Seized British sailors taken to Tehran
Iran insists they were in its water, denounces “blatant aggression”
British soldiers patrol the Shatt Al Arab waterway
TEHRAN, Saturday (AP) - Iran today insisted that 15 British sailors it seized had illegally entered Iranian waters, denouncing what it called a ''blatant aggression.''
The Britons were being taken to the capital for questioning, Iranian media reported.
Iran's tough comments came after Britain demanded the return of the sailors and denied they had strayed into Iranian waters while searching for smugglers off Iraq's coast.
The eight Royal Navy sailors and seven Royal Marines had just searched a merchant ship when they and their two inflatable boats were intercepted by Iranian vessels Friday at around 10:30 a.m. near the disputed Shatt al-Arab waterway, U.S. and British officials said. The Iranian vessels surrounded them and escorted them away at gunpoint.
Iran's semi-official news agency, Fars, reported that the 15 Britons have been transferred to the capital Tehran ''to explain their aggressive action.'' There was no immediate official confirmation of the move.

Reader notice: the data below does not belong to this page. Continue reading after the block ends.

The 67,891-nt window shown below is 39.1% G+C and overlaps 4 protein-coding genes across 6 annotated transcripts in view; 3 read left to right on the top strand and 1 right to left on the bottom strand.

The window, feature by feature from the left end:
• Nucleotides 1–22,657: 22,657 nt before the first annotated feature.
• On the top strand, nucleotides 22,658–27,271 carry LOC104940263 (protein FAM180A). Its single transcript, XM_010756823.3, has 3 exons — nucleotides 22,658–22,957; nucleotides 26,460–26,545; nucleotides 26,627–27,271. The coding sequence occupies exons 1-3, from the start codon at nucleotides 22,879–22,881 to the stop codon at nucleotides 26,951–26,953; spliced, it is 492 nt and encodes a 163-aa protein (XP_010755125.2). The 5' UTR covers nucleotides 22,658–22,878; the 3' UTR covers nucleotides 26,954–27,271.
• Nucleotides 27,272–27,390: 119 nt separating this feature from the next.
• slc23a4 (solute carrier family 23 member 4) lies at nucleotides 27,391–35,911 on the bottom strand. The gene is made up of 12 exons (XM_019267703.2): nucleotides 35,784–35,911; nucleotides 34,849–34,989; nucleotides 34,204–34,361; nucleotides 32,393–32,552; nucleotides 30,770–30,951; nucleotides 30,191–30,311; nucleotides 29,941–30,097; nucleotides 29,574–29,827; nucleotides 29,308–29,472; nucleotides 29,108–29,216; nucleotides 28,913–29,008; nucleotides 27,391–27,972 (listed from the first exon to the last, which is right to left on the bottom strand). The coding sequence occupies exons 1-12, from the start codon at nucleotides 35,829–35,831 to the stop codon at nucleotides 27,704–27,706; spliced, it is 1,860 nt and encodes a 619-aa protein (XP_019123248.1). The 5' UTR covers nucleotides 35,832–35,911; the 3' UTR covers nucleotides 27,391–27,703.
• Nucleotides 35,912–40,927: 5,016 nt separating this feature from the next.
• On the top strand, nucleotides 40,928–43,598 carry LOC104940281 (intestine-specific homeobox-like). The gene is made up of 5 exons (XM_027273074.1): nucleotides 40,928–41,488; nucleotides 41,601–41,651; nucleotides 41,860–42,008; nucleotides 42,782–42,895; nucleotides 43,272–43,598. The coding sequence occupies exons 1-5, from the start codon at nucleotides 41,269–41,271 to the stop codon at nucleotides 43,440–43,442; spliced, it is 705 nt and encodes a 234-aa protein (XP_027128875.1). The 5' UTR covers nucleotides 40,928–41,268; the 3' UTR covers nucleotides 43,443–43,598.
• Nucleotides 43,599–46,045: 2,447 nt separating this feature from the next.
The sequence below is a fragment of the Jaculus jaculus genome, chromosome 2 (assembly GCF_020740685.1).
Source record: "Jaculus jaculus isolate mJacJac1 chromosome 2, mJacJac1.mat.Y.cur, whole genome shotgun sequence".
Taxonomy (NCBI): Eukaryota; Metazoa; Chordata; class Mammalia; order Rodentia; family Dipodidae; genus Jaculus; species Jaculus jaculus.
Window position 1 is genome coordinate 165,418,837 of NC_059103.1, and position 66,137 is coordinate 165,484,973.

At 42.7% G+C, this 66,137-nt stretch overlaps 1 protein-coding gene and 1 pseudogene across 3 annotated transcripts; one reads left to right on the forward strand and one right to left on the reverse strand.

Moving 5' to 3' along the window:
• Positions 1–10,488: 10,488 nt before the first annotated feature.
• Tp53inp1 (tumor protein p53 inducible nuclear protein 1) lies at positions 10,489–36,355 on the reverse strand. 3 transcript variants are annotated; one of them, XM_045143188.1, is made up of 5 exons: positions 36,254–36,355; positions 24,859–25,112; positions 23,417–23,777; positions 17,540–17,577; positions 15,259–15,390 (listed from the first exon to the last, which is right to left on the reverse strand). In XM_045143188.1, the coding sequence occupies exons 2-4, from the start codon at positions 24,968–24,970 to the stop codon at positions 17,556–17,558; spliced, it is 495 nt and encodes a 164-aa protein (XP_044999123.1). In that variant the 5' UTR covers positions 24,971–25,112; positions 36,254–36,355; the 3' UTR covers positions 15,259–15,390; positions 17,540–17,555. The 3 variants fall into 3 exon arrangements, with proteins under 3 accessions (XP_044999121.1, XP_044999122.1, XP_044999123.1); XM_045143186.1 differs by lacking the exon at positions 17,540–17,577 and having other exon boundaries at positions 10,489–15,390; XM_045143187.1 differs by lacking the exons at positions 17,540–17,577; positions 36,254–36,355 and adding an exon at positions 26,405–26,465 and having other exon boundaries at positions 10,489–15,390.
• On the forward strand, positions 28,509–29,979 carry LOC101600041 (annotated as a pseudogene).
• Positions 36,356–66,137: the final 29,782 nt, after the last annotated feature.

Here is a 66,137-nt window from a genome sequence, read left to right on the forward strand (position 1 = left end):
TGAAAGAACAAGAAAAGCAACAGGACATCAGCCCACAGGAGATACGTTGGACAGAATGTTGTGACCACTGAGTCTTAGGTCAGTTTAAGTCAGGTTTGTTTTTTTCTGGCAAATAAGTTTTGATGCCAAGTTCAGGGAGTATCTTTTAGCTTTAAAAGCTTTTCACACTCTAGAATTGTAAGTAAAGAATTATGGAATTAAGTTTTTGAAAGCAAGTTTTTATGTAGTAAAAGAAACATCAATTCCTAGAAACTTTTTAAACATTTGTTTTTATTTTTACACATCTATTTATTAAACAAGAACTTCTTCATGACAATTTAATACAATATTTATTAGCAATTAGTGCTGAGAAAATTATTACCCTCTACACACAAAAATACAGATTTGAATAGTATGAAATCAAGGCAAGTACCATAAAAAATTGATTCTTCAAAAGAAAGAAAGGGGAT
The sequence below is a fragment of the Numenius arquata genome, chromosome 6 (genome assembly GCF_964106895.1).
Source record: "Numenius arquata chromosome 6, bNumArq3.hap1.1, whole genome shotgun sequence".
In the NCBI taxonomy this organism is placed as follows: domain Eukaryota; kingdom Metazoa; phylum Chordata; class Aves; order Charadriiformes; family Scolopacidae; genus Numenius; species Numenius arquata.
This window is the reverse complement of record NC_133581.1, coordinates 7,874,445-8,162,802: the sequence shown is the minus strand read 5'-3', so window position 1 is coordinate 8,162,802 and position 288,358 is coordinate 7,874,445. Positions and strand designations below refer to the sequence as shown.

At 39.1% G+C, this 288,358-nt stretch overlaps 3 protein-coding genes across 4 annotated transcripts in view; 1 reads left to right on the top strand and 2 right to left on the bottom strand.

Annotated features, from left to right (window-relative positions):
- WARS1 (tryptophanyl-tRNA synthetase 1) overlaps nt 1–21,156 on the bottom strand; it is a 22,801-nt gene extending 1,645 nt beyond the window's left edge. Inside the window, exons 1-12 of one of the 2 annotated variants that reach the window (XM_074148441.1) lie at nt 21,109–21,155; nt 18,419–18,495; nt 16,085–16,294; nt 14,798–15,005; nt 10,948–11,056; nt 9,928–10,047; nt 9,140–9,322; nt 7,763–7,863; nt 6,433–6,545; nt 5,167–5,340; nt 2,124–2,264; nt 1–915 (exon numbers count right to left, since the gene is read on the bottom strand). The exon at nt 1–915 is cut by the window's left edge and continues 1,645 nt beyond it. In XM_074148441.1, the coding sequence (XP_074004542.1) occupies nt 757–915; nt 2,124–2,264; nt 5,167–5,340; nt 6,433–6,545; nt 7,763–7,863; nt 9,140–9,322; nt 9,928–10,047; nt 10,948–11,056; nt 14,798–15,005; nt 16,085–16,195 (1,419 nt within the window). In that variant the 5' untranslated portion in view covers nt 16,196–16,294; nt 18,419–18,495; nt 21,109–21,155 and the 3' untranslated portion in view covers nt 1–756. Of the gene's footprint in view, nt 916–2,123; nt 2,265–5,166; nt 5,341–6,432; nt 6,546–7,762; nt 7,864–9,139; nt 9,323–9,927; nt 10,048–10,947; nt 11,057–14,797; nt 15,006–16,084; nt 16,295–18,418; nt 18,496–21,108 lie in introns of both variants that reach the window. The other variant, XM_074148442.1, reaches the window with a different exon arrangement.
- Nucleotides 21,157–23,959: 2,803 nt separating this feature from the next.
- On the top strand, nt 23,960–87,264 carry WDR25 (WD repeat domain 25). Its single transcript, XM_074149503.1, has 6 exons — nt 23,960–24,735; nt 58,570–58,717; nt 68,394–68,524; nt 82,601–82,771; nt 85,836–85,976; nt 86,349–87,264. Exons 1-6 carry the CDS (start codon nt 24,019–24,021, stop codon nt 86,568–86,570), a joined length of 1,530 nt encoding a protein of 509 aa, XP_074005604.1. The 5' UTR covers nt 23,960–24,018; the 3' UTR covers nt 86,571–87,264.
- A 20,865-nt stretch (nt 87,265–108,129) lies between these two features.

The agency said the 15 included ''some women.''
In Britain, officials told the Press Association news agency that at least one woman was among the group.
The incident came at a time of heightened tensions over Tehran's nuclear ambitions and allegations that Iran is arming Shiite Muslim militias in Iraq, but Britain was treating it as a mistake rather than a provocation.
Iranian Foreign Ministry spokesman Mohammad Ali Hosseini said Iran was carrying out a ''further investigation ... of the blatant aggression.''
''Violating the sovereign boundaries of other states and illegal entry denote unusual goals in violation of international commitments, the responsibility for which cannot be evaded under any justification,'' Hosseini said, according to the state-run IRNA news agency.
Hosseini described the incident as a ''suspicious move'' and accused Britain of trying to cover up the illegal entry.
''The British officials instead of making up for their blunders should try to refrain from putting the blame on others by way of irrelevant interpretations,'' he said.
Iran summoned the British charge d'affaires to the Foreign Ministry on Friday and demanded an immediate explanation.
Britain, in turn, demanded Tehran release the 15. In London, the British government summoned the Iranian ambassador to the Foreign Office, and Foreign Secretary Margaret Beckett said the Iranian envoy ''was left in no doubt that we want them back.''Britain's Defense Ministry said the Royal Navy personnel were in Iraqi territorial waters when they were seized. Cmdr Kevin Aandahl of the U.S. Navy's Fifth Fleet in Bahrain also said it was ''very clear'' they were in Iraqi waters.
''We've been on operations there for several years,'' Aandahl said. He said coalition vessels respect a 1975 treaty between Iran and Iraq that sets the boundary between the two countries as running down the middle of the Shatt al-Arab.